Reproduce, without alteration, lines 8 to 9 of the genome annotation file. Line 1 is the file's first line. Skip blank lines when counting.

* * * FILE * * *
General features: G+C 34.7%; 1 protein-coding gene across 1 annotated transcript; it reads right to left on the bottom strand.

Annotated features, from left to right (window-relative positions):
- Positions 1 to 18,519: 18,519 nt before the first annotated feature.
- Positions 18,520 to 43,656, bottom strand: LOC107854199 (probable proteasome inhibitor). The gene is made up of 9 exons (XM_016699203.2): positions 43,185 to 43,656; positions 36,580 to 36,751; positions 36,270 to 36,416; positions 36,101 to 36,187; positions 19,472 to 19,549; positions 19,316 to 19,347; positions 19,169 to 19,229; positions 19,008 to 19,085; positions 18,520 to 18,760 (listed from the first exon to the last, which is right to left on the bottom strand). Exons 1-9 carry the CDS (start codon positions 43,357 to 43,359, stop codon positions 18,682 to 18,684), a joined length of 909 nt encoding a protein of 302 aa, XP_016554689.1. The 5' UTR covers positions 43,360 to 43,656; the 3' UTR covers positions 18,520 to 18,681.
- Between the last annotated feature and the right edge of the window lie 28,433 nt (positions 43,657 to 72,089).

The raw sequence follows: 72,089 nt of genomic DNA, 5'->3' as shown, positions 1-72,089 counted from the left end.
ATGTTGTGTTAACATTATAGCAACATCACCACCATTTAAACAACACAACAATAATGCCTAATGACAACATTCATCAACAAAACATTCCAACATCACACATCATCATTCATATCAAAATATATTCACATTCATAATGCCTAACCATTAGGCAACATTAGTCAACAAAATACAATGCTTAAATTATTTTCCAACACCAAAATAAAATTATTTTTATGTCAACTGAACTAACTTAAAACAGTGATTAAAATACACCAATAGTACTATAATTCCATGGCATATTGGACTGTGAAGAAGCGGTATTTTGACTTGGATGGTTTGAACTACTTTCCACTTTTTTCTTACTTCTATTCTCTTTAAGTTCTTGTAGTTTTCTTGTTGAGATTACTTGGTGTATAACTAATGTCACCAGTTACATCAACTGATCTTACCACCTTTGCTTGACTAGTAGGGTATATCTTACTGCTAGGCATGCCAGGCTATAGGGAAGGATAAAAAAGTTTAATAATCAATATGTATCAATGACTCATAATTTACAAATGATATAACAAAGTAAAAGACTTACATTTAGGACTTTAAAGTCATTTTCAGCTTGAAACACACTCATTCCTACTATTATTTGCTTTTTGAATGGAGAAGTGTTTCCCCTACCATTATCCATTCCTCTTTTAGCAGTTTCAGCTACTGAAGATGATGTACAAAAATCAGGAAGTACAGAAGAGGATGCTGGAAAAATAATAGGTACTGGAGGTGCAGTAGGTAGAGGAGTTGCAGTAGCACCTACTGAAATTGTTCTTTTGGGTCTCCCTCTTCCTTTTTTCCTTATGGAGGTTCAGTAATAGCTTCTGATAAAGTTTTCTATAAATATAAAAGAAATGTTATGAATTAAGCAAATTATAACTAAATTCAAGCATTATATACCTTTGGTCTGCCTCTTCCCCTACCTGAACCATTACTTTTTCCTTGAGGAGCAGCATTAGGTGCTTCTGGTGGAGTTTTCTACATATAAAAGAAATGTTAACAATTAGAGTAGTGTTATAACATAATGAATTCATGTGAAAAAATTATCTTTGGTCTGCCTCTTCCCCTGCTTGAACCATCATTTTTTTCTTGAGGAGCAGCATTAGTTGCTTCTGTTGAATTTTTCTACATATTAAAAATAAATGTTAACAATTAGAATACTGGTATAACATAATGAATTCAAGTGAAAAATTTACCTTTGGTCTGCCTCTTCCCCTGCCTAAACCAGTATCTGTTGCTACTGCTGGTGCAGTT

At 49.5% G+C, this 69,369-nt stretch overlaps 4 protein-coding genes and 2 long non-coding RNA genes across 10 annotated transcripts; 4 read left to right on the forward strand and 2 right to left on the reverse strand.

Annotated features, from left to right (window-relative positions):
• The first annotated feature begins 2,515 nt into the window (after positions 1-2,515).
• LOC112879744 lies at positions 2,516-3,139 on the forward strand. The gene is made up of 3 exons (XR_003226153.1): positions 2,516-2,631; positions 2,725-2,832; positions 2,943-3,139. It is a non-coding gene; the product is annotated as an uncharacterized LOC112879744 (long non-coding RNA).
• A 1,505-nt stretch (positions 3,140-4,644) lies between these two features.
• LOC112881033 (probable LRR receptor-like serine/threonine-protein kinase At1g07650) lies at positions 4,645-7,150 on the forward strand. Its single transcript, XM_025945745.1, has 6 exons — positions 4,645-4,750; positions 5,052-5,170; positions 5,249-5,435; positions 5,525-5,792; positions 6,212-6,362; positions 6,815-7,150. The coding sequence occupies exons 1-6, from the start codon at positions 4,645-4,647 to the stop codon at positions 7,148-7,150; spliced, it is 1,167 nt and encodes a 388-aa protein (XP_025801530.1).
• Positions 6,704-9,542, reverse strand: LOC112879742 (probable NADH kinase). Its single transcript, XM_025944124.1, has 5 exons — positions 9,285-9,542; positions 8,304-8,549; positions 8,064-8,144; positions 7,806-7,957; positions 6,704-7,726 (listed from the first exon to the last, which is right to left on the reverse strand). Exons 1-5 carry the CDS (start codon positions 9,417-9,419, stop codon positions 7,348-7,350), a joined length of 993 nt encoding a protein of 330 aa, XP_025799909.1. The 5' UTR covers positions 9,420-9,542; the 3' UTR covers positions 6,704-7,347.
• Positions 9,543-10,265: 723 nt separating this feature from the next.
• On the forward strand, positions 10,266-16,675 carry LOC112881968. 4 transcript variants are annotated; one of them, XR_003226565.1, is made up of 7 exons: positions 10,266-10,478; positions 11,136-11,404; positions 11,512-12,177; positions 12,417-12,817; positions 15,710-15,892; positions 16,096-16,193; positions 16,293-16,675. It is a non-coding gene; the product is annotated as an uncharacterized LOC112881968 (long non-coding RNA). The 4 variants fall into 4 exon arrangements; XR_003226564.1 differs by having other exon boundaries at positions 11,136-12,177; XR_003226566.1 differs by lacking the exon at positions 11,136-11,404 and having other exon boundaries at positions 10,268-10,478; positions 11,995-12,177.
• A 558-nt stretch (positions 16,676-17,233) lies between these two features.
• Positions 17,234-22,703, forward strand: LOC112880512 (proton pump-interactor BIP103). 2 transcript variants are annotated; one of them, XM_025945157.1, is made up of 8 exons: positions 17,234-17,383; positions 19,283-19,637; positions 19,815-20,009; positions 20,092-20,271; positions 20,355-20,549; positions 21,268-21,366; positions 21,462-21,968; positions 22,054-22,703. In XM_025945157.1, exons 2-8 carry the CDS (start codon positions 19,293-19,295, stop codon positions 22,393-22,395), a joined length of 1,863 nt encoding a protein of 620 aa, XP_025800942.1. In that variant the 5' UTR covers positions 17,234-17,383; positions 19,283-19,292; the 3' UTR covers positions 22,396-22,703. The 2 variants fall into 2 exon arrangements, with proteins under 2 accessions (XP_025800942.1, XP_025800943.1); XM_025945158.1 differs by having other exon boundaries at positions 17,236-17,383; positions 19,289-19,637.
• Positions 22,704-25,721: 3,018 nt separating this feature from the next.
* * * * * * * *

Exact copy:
At 49.5% G+C, this 69,369-nt stretch overlaps 4 protein-coding genes and 2 long non-coding RNA genes across 10 annotated transcripts; 4 read left to right on the forward strand and 2 right to left on the reverse strand.

Annotated features, from left to right (window-relative positions):